Everybody's Got One
A blog. An opinion. An elimination orifice. A dream. An agenda. A past. A hidden talent. A conceptual filter. A cross. A charism (often the same). A task. A wound. A destiny. A lost love. A blind spot. A bad habit. A secret. A passion. A soul ... okay, maybe not everybody ...
Saturday, May 29, 2004

Health Care, continued  

I haven't written about health care in a while - other topics have intervened - but Bob Dudley at Truck and Barter reminds me why the problem won't go away, in a post entitled Medicare and Other People’s Money. The two parts of the economy where costs have risen well above inflation for the past ten years are health care and college tuition - both characterized by a predominance of third-party payers. Each, of course, has its own institutional ways of limiting market forces (licensing and other barriers to entry most obvious), but the complete lack of aligned incentives has to be a paramount reason.

There's no point in recounting that we got into this fix due to WWII wage controls; the question is how to begin to climb out. I think we need to work toward dividing "health insurance" into actual insurance against loss and routine health maintenance, however paid for. Imagine that your auto insurance policy covered not only collisions but oil changes and annual inspections - under the not-indefensible logic that better-maintained cars are less likely be in costly accidents: how much higher do you think your annual premiums would be? (Of course, the sticker shock is mitigated by having your employer pick up a hefty percentage, which he then deducts, with your share automatically taken out of your paycheck. But everyone is in the same risk pool: no more safe driver discounts.)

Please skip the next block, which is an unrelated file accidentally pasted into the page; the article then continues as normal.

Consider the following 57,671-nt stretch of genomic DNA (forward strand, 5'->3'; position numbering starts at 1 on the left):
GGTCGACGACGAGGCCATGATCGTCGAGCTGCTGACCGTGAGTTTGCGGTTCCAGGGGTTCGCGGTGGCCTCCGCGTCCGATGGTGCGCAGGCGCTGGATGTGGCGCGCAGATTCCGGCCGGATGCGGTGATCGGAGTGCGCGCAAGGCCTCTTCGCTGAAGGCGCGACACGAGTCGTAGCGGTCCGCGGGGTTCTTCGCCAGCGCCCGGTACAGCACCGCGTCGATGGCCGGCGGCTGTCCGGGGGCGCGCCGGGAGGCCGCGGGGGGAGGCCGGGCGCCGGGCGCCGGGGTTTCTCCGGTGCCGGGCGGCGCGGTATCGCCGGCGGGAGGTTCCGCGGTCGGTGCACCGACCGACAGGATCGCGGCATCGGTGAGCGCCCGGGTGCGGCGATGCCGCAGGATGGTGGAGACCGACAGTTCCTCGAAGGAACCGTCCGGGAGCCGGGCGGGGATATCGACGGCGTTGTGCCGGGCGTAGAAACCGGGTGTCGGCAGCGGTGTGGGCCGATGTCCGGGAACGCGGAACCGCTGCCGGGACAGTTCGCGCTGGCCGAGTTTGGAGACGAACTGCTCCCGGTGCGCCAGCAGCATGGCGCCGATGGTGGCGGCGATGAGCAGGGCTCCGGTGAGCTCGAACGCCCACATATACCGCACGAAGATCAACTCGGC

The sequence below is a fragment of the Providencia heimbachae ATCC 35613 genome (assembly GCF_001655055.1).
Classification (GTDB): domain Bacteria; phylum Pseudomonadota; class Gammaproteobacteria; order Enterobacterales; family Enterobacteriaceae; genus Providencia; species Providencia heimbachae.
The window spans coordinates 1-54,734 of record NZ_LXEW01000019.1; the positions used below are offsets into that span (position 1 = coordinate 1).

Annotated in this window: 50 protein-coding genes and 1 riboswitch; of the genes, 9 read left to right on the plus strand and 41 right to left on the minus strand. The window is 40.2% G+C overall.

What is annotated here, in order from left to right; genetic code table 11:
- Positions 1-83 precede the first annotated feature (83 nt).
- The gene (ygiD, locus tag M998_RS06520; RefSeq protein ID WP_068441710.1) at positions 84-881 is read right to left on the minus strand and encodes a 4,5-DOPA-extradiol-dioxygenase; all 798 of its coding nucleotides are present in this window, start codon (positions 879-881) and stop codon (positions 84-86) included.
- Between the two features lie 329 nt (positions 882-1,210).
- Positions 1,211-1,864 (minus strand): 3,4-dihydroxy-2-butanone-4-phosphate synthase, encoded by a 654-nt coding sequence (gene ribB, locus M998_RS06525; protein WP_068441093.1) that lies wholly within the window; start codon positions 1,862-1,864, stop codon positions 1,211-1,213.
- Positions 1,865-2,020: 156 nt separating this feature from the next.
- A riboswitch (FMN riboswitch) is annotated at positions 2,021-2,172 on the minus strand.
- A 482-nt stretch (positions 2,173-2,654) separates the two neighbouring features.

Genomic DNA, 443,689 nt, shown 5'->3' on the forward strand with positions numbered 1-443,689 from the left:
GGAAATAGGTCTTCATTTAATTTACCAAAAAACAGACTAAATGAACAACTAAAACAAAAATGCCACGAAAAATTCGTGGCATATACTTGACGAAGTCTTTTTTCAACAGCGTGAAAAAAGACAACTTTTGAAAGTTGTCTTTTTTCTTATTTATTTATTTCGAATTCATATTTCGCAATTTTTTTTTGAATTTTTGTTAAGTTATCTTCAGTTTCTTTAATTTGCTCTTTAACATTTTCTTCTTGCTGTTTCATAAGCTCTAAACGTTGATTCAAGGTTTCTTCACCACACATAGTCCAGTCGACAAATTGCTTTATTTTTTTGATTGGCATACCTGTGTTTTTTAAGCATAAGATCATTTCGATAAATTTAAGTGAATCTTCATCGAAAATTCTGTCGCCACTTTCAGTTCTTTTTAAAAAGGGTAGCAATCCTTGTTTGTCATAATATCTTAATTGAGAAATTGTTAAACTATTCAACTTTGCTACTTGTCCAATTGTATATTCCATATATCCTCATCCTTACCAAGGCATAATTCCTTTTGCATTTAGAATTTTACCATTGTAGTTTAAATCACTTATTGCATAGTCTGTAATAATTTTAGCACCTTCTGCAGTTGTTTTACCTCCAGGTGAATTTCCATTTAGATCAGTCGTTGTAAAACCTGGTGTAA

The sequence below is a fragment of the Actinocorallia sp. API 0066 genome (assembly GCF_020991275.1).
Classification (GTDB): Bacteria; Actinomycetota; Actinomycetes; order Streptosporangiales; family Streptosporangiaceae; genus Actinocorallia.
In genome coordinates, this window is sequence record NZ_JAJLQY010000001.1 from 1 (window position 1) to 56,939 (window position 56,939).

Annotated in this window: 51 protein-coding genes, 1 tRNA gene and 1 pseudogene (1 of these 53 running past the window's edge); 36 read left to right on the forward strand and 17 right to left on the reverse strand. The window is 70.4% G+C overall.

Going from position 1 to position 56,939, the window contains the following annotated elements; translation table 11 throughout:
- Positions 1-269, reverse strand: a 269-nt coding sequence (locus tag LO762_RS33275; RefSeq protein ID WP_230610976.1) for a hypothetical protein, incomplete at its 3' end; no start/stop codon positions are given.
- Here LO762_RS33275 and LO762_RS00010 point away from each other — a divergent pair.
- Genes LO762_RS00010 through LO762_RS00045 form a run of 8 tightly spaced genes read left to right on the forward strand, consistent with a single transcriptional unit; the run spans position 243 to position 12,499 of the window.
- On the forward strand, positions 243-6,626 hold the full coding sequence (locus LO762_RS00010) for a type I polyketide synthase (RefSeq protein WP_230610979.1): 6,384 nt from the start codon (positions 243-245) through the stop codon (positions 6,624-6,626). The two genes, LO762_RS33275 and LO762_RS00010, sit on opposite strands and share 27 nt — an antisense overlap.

An essential step is separating catastrophic care from routine care - complicated by the fact that a routine exam occasionally leads to emergency treatments. Health Saving Accounts, either tacked on or snuck in to the Medicare bill*, depending on your POV, take two steps in this direction: catastrophic insurance qua insurance, with a high deductible that increases the insured's incentives regarding non-emergency costs. Kerry's plan, in its latest incarnation, takes one forward - the government picks up catastrophic costs in excess of $50,000 - and one-half back - more coverage of chronic disease management.

This is the way things have to move, though not everyone recognizes that. Incremental steps, colored or contaminated (doyPOV) by some basic values: private markets and capital formation for the Republican plan, more government involvement and conditional subsidies for the Democrat. It'll happen, just slowly; hopefully before the current unsustainable system implodes.

So, how does this relate to the Universal/Affordable/Effective pick-any-two model? HSAs try to maintain Effective by assuming user choice will incentivize quality and address Affordable by segmenting the market; the fact that accounts are individual shows that Universal is an acceptable non-priority. Kerry's plan addresses Universal by increasing enrollment in government plans and - to a lesser extent - Effective, with more disease management. However, it shortchanges Affordable, both by assuming significant cost savings from chronic-disease management (which tends to decrease per capita as the managed population expands) and by opening the door to paying for universal catastrophic care from general revenues (which "repealing Bush's tax cuts for the rich" means in budget terms.)

Clearly, choices are being made; they're just not being admitted. It would be nice if someone would say so out loud.

* Analagously, a program to let a limited class of drivers get discounts on fixed quantities of gasoline with the proper government-funded card.

posted by Kelly | 3:11 PM link